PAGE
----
By Robbie Lockie
Gourmet Burger Kitchen has been inundated with complaints and widely parodied after a new advertising push badly backfired. On Friday 14th January 2015, one of the offending adverts surfaced on one of the UK’s largest vegan Facebook groups.
The ad showed a picture of a young cow isolated on a large grey background, above where the words in white “They eat grass so you don’t have to..” Other adverts shared were titled “You always remember the time you gave up being a vegetarian…” A third had an image of a large burger, titled “Vegetarians, resistance is futile.” It didn’t take long before more adverts started to surface with more direct attacks on vegetarian and vegan lifestyles.
Naturally, many in the group were outraged by the adverts, and took to Facebook and Twitter pages to voice their concerns. After a short time, thousands had joined in swamping the company. Some creatives then got involved creating alternative adverts directly challenging the tone and attitudes of GBK.
When confronted about the nature of their advertising the company gave the following statement “We love our customers, and we especially love our veggie burgers. We’re just channeling our inner-carnivore a little this January in a you-can’t-be-serious-no-we’re-really-not-serious way. Still plenty of room (and burgers) for the herbivores out there.”
Their attitude seems badly out of touch. Not least because it is Veganuary. This new phenomenon to drop animal products for a month has seen a massive surge in popularity with 22,000 involved this year an almost 2650% increase from its start three years ago. Rapidly increasing numbers of people are realising that whether you come at it from the viewpoint of compassion for animals, environmental sustainability or personal health – veganism and vegetarianism are positive lifestyle choices.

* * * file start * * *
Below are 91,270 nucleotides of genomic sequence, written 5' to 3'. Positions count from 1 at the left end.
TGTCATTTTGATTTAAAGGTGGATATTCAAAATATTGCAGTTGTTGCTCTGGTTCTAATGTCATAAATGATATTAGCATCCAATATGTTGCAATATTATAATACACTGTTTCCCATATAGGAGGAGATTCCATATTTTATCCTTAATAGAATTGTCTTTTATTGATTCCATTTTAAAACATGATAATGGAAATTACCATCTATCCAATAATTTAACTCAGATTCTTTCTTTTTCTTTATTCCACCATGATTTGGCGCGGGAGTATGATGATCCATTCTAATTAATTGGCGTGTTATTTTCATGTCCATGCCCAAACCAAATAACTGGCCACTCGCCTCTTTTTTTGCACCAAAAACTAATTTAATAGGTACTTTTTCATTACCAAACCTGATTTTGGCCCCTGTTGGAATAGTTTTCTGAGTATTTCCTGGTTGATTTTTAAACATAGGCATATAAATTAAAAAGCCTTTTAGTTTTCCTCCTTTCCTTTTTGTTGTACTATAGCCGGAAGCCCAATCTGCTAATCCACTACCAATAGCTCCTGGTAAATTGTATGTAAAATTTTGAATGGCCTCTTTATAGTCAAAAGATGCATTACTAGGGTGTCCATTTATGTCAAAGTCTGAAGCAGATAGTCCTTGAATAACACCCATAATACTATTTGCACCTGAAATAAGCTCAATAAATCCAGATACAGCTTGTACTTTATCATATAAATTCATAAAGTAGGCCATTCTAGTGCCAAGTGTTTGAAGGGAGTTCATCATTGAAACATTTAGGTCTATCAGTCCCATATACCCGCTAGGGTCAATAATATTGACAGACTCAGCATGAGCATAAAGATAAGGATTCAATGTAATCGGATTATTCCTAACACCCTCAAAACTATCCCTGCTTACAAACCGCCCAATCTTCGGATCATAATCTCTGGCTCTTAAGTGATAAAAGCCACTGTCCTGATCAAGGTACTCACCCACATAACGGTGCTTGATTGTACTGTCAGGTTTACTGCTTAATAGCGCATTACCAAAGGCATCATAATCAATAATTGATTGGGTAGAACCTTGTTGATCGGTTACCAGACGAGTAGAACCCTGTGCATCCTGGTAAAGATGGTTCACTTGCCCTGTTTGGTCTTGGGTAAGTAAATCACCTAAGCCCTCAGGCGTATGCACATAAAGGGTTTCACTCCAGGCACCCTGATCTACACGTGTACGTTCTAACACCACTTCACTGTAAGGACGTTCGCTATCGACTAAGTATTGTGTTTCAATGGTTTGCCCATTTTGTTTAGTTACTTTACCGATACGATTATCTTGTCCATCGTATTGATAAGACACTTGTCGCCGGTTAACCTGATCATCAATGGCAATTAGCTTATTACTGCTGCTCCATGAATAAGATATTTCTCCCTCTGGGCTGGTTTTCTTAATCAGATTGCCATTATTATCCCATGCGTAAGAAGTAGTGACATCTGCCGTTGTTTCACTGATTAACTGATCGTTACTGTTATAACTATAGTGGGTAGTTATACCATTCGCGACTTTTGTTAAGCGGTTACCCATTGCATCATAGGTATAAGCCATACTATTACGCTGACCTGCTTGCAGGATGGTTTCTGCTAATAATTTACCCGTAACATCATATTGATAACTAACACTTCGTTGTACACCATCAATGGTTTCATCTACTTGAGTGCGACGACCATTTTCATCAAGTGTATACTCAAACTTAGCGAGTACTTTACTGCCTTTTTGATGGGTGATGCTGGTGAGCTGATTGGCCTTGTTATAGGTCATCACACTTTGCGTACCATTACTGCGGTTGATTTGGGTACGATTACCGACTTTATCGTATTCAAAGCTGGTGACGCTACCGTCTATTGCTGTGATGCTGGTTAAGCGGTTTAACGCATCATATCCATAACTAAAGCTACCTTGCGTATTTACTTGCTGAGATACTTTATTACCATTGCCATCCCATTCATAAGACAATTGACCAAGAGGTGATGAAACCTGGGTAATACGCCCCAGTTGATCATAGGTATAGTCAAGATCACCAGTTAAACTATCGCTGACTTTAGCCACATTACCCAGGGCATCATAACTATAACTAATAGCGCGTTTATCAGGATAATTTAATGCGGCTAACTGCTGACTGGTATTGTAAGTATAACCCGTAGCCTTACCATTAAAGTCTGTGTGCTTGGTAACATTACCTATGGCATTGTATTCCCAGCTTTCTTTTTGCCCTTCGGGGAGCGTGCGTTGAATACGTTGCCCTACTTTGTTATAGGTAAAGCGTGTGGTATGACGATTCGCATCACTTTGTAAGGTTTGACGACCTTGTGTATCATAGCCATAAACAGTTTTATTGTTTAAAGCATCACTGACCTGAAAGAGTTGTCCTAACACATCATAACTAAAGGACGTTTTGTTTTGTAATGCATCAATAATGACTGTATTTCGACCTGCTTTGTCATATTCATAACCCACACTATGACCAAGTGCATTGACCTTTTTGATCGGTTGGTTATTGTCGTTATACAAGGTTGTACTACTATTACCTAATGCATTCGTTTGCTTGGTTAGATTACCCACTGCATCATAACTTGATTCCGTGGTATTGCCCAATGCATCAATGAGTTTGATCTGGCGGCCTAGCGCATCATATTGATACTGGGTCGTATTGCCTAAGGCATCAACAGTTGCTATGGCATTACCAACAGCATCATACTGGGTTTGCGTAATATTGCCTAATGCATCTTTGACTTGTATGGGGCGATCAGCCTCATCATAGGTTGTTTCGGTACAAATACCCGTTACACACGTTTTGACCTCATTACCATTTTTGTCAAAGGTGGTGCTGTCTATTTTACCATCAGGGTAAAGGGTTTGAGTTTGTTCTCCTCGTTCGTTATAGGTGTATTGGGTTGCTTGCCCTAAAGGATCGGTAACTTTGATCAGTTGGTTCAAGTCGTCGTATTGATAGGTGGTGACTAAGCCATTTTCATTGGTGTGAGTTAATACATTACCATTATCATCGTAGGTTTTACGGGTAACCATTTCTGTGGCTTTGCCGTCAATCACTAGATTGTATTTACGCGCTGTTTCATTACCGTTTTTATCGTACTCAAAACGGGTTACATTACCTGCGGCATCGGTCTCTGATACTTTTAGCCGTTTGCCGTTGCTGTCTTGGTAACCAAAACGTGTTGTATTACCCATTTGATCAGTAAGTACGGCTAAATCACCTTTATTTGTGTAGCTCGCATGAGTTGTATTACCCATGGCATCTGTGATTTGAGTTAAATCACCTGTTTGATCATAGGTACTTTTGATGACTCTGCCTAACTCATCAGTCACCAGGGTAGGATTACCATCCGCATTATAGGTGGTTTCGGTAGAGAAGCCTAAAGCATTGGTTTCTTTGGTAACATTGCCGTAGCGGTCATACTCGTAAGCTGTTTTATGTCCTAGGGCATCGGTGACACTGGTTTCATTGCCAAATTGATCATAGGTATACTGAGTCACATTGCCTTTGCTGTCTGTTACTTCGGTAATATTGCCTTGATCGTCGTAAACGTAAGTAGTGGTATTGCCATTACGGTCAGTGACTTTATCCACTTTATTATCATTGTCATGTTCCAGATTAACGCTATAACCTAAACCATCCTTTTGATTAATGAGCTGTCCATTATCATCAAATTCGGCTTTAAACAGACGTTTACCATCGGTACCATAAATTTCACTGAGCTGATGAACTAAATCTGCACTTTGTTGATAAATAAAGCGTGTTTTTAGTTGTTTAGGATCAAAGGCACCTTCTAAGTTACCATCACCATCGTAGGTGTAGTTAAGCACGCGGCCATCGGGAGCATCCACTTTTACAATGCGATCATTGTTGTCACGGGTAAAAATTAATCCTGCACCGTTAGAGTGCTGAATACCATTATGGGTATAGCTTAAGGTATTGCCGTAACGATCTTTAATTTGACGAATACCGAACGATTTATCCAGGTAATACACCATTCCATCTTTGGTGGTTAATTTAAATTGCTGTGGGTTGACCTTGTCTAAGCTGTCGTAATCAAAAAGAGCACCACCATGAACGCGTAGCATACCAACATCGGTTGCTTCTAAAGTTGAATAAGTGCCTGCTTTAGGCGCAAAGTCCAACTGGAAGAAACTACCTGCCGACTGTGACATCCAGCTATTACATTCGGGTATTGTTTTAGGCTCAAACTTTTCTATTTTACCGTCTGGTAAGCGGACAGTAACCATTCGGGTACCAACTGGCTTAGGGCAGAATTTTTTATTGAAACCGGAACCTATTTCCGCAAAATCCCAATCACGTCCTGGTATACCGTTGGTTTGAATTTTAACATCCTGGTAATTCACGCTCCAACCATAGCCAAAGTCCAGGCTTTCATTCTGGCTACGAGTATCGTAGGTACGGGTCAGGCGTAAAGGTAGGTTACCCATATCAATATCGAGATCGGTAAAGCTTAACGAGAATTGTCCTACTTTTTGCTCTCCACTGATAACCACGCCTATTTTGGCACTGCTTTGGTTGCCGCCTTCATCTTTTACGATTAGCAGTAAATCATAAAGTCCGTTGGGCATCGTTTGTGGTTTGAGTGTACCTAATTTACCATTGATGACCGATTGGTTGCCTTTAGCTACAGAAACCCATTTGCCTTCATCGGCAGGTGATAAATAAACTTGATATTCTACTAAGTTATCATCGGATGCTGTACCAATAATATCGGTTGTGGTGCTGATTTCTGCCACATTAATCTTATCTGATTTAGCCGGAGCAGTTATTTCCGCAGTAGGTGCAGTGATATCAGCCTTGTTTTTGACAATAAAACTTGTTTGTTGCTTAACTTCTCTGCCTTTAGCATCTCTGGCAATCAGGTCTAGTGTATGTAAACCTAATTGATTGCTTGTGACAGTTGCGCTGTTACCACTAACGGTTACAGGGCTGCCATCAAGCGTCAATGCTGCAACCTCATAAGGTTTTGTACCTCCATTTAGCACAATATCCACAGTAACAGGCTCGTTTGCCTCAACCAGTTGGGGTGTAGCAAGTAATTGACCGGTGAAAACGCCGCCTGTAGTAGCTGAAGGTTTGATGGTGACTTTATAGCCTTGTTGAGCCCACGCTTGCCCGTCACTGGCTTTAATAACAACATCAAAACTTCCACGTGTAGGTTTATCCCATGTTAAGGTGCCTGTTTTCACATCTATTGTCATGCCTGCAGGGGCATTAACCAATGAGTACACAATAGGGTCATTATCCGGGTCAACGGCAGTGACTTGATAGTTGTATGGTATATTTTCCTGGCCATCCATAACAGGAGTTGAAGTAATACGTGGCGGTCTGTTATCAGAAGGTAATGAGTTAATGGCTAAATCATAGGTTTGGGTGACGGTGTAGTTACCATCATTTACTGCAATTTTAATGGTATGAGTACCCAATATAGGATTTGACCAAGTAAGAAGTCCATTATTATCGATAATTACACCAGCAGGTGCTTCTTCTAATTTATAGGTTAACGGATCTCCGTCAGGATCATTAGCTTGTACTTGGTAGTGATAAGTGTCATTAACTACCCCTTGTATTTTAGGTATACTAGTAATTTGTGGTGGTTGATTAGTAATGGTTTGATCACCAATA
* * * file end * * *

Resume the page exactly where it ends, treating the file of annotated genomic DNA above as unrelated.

Is it appropriate for a corporation to single out and make fun of a minority group on public transport? Are you vegan or vegetarian? Were you offended or insulted by this campaign? Veganism is protected as a human right under Article 9 of the European Convention for the Protection of Human Rights. Anyone concerned should complain to the ASA, the Advertisers Standards Association of the UK. If enough complaints are received the adverts will be removed from general circulation.
GBK now have 60 restaurants across the UK. Given the enormous contribution of beef** to climate change it might be time for the company to change tack and communicate something more positive than the derision of people taking action to reduce the potentially massive impacts of their diets.
** A kilogramme of beef protein reared on a British hill farm can generate the equivalent of 643kg of carbon dioxide. A kilogramme of lamb protein produced in the same place can generate 749kg. One kilo of protein from either source, in other words, causes more greenhouse gas emissions than a passenger flying from London to New York.
Source – The Guardian